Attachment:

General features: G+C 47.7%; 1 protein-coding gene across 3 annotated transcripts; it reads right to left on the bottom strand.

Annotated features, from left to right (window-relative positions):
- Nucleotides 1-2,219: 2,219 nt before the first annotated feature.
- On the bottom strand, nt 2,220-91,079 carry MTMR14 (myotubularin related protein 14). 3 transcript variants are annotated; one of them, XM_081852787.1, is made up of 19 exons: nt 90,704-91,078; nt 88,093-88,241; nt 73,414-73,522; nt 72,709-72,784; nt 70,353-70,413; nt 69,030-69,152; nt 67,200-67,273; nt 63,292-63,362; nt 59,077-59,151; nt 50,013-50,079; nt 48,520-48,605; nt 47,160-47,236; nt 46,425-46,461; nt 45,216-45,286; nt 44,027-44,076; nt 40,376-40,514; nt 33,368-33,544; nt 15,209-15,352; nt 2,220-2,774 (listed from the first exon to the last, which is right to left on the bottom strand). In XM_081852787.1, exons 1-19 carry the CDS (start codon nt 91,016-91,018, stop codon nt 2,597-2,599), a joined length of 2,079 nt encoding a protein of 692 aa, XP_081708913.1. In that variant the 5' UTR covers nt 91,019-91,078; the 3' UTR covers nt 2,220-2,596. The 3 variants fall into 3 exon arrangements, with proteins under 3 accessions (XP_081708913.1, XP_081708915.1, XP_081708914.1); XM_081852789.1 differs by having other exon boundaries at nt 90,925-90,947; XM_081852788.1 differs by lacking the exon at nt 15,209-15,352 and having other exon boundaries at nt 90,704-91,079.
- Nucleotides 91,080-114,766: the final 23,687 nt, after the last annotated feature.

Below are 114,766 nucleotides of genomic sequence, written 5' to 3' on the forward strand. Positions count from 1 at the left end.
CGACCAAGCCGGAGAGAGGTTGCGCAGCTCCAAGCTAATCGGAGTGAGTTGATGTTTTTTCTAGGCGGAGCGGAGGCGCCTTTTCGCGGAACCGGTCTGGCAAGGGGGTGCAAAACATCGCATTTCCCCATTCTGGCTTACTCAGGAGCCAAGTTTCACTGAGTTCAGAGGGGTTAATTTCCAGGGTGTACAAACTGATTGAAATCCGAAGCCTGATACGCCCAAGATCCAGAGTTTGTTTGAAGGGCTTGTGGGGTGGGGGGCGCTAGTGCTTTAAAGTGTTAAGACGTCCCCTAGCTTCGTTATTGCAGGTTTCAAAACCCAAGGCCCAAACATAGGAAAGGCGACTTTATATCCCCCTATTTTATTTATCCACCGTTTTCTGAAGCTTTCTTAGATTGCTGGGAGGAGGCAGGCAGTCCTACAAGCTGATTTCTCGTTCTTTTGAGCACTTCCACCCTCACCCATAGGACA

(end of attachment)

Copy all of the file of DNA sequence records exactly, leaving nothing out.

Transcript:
General features: G+C 47.7%; 1 protein-coding gene across 3 annotated transcripts; it reads right to left on the bottom strand.

Annotated features, from left to right (window-relative positions):
- Nucleotides 1-2,219: 2,219 nt before the first annotated feature.
- On the bottom strand, nt 2,220-91,079 carry MTMR14 (myotubularin related protein 14). 3 transcript variants are annotated; one of them, XM_081852787.1, is made up of 19 exons: nt 90,704-91,078; nt 88,093-88,241; nt 73,414-73,522; nt 72,709-72,784; nt 70,353-70,413; nt 69,030-69,152; nt 67,200-67,273; nt 63,292-63,362; nt 59,077-59,151; nt 50,013-50,079; nt 48,520-48,605; nt 47,160-47,236; nt 46,425-46,461; nt 45,216-45,286; nt 44,027-44,076; nt 40,376-40,514; nt 33,368-33,544; nt 15,209-15,352; nt 2,220-2,774 (listed from the first exon to the last, which is right to left on the bottom strand). In XM_081852787.1, exons 1-19 carry the CDS (start codon nt 91,016-91,018, stop codon nt 2,597-2,599), a joined length of 2,079 nt encoding a protein of 692 aa, XP_081708913.1. In that variant the 5' UTR covers nt 91,019-91,078; the 3' UTR covers nt 2,220-2,596. The 3 variants fall into 3 exon arrangements, with proteins under 3 accessions (XP_081708913.1, XP_081708915.1, XP_081708914.1); XM_081852789.1 differs by having other exon boundaries at nt 90,925-90,947; XM_081852788.1 differs by lacking the exon at nt 15,209-15,352 and having other exon boundaries at nt 90,704-91,079.
- Nucleotides 91,080-114,766: the final 23,687 nt, after the last annotated feature.

Below are 114,766 nucleotides of genomic sequence, written 5' to 3' on the forward strand. Positions count from 1 at the left end.
CGACCAAGCCGGAGAGAGGTTGCGCAGCTCCAAGCTAATCGGAGTGAGTTGATGTTTTTTCTAGGCGGAGCGGAGGCGCCTTTTCGCGGAACCGGTCTGGCAAGGGGGTGCAAAACATCGCATTTCCCCATTCTGGCTTACTCAGGAGCCAAGTTTCACTGAGTTCAGAGGGGTTAATTTCCAGGGTGTACAAACTGATTGAAATCCGAAGCCTGATACGCCCAAGATCCAGAGTTTGTTTGAAGGGCTTGTGGGGTGGGGGGCGCTAGTGCTTTAAAGTGTTAAGACGTCCCCTAGCTTCGTTATTGCAGGTTTCAAAACCCAAGGCCCAAACATAGGAAAGGCGACTTTATATCCCCCTATTTTATTTATCCACCGTTTTCTGAAGCTTTCTTAGATTGCTGGGAGGAGGCAGGCAGTCCTACAAGCTGATTTCTCGTTCTTTTGAGCACTTCCACCCTCACCCATAGGACA